Photography is the beauty of life captured.-Tara Chisholm
Besides apple boxes, V-Flats are the hardest working equipment in my studio. The V-Flats are made from two 4′ x 8′ polystyrene boards that are taped together in a V shape with gaffer tape. A V-Flat is white on one side and black on the reverse side. The white side is used to bounce light. The black side absorbs light, which is also referred to as negative fill.
In addition to adding or subtracting light, V-Flats also make terrific backdrops. A set of V-Flats has a permanent home as a backdrop in a corner of the studio. Then there are three more V-Flat sets and two individual boards that are moved around the studio, as needed, to either control light, or act as backdrops.
My preference is a backdrop that is 10′ x 15′ or even 20′ long so I can spend less time in Photoshop. There are so many better ways to spend my time than expanding backdrops and removing taped seams in photo editing software. Additionally, if I’m shooting a full length portrait with a V-Flat, I need to add a floor to the set. Usually I’ll lay down a strip of 4′ x 10′ black fabric over the wood floor to make the set look like a seamless backdrop when it is not.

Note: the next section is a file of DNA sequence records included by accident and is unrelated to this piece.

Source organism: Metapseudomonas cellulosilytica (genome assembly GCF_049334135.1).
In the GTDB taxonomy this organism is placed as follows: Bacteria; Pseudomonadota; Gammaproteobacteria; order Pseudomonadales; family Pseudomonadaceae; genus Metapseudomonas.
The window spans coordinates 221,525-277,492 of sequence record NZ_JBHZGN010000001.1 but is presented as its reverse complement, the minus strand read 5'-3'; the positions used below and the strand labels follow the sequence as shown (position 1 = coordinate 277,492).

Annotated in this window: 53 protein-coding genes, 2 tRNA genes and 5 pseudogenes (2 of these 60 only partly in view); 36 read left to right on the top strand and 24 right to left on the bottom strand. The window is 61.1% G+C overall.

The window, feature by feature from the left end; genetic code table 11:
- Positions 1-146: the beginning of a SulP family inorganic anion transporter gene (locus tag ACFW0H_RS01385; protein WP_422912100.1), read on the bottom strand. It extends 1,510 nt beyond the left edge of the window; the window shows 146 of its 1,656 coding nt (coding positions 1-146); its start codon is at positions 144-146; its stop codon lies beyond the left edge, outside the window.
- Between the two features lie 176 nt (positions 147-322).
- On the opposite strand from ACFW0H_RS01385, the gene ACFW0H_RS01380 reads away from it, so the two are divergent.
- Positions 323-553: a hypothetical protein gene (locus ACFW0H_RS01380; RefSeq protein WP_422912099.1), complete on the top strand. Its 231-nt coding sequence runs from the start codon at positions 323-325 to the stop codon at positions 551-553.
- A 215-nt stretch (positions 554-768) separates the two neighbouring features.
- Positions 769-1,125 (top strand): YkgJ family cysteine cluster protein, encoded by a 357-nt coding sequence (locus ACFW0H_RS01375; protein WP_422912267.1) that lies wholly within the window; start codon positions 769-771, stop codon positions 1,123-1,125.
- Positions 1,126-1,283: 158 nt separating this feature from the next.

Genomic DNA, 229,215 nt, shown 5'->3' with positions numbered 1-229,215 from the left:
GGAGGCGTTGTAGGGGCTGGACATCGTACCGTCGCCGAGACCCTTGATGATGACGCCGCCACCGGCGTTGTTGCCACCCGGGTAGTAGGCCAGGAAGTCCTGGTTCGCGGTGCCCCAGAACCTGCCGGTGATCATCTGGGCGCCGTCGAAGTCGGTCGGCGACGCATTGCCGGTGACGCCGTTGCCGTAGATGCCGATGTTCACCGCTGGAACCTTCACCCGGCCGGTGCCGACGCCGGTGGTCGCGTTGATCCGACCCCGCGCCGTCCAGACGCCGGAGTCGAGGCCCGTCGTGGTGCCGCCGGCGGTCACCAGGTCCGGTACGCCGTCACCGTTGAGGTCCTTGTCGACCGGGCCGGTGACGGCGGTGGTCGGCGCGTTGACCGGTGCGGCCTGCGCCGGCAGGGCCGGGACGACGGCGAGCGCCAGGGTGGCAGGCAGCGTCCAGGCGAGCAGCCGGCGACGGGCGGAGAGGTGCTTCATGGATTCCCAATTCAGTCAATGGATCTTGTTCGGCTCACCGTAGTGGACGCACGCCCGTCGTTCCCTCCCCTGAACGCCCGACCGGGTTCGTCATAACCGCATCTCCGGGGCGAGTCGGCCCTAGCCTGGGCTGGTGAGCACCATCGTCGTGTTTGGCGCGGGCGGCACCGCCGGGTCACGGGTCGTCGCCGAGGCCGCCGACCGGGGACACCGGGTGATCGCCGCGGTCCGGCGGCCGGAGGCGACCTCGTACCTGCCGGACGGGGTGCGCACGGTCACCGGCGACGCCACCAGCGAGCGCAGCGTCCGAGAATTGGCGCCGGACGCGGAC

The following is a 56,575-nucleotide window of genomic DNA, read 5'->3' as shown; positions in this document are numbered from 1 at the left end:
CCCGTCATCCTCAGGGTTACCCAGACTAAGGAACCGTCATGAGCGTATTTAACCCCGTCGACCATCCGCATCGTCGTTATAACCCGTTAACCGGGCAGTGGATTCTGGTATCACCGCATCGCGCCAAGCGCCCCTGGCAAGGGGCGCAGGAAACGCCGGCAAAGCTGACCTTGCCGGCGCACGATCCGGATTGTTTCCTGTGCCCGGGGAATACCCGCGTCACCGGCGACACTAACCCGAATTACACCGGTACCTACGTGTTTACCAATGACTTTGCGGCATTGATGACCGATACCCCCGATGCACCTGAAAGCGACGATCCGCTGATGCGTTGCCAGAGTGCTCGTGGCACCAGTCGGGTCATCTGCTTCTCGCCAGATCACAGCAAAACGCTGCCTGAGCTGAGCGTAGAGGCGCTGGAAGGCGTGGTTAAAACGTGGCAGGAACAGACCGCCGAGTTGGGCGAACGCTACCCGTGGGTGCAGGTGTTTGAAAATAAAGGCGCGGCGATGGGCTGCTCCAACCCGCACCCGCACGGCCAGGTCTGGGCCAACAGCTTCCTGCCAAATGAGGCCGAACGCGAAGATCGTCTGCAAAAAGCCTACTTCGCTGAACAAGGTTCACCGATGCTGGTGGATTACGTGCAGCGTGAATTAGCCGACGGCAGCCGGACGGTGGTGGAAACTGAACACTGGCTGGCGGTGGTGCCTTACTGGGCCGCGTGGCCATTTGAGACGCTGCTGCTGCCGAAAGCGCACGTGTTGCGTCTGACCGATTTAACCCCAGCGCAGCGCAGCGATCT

All this fuss created my desire to own a much larger, darker, textured, so long it sweeps the floor, hand painted canvas. In July, while sheltering indoors from Covid-19, I painted what I coined the Old Masters Brown backdrop. While I was at it, I painted twelve more backdrops too. Once I started it was difficult to stop. Now I primarily use the brown backdrop and reserve the use of the V-Flats when photographing wall poses in the corner of my studio.
With so many backdrop options to choose from in the studio, V-Flats will remain in the mix. Both white and black V-Flats look great as backdrops, especially when photographing in the corner. Here’s some examples:
I’ve been forty years discovering that the queen of all colors is black.-Pierre-August Renoir, French Impressionist Painter, 1841-1919